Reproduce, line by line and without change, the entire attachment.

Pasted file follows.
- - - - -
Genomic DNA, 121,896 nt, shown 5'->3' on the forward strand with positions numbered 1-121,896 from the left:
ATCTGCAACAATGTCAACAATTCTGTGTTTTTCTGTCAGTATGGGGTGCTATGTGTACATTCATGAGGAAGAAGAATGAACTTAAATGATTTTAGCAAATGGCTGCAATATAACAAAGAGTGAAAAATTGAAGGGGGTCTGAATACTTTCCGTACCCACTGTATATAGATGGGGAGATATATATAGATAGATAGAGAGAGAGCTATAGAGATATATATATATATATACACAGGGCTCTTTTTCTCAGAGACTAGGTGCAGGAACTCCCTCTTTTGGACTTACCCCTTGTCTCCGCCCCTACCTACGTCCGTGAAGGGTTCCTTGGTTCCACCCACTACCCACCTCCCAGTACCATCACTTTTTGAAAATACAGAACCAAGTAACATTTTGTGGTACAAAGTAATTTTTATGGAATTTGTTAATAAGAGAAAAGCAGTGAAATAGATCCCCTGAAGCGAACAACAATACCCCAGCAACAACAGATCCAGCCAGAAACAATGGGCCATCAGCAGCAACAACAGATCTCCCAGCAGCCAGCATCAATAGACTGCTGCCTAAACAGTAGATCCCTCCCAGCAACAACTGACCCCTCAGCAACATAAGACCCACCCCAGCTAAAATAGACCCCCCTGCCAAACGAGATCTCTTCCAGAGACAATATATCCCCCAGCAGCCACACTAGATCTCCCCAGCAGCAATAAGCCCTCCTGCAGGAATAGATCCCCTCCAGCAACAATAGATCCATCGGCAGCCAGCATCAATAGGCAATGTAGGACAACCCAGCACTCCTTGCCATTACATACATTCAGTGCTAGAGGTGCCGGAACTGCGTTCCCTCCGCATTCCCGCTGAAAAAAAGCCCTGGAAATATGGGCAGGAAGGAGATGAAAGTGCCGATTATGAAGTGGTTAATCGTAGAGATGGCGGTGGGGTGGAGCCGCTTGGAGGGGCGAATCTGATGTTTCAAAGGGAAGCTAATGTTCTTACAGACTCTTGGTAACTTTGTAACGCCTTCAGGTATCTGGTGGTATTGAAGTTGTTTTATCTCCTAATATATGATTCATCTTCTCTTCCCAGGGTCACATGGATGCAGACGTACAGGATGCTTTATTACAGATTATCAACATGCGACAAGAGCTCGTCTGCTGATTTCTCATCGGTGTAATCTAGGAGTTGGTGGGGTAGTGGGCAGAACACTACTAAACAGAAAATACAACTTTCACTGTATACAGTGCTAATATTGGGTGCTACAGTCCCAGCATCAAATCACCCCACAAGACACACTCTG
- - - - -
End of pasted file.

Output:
Genomic DNA, 121,896 nt, shown 5'->3' on the forward strand with positions numbered 1-121,896 from the left:
ATCTGCAACAATGTCAACAATTCTGTGTTTTTCTGTCAGTATGGGGTGCTATGTGTACATTCATGAGGAAGAAGAATGAACTTAAATGATTTTAGCAAATGGCTGCAATATAACAAAGAGTGAAAAATTGAAGGGGGTCTGAATACTTTCCGTACCCACTGTATATAGATGGGGAGATATATATAGATAGATAGAGAGAGAGCTATAGAGATATATATATATATATACACAGGGCTCTTTTTCTCAGAGACTAGGTGCAGGAACTCCCTCTTTTGGACTTACCCCTTGTCTCCGCCCCTACCTACGTCCGTGAAGGGTTCCTTGGTTCCACCCACTACCCACCTCCCAGTACCATCACTTTTTGAAAATACAGAACCAAGTAACATTTTGTGGTACAAAGTAATTTTTATGGAATTTGTTAATAAGAGAAAAGCAGTGAAATAGATCCCCTGAAGCGAACAACAATACCCCAGCAACAACAGATCCAGCCAGAAACAATGGGCCATCAGCAGCAACAACAGATCTCCCAGCAGCCAGCATCAATAGACTGCTGCCTAAACAGTAGATCCCTCCCAGCAACAACTGACCCCTCAGCAACATAAGACCCACCCCAGCTAAAATAGACCCCCCTGCCAAACGAGATCTCTTCCAGAGACAATATATCCCCCAGCAGCCACACTAGATCTCCCCAGCAGCAATAAGCCCTCCTGCAGGAATAGATCCCCTCCAGCAACAATAGATCCATCGGCAGCCAGCATCAATAGGCAATGTAGGACAACCCAGCACTCCTTGCCATTACATACATTCAGTGCTAGAGGTGCCGGAACTGCGTTCCCTCCGCATTCCCGCTGAAAAAAAGCCCTGGAAATATGGGCAGGAAGGAGATGAAAGTGCCGATTATGAAGTGGTTAATCGTAGAGATGGCGGTGGGGTGGAGCCGCTTGGAGGGGCGAATCTGATGTTTCAAAGGGAAGCTAATGTTCTTACAGACTCTTGGTAACTTTGTAACGCCTTCAGGTATCTGGTGGTATTGAAGTTGTTTTATCTCCTAATATATGATTCATCTTCTCTTCCCAGGGTCACATGGATGCAGACGTACAGGATGCTTTATTACAGATTATCAACATGCGACAAGAGCTCGTCTGCTGATTTCTCATCGGTGTAATCTAGGAGTTGGTGGGGTAGTGGGCAGAACACTACTAAACAGAAAATACAACTTTCACTGTATACAGTGCTAATATTGGGTGCTACAGTCCCAGCATCAAATCACCCCACAAGACACACTCTG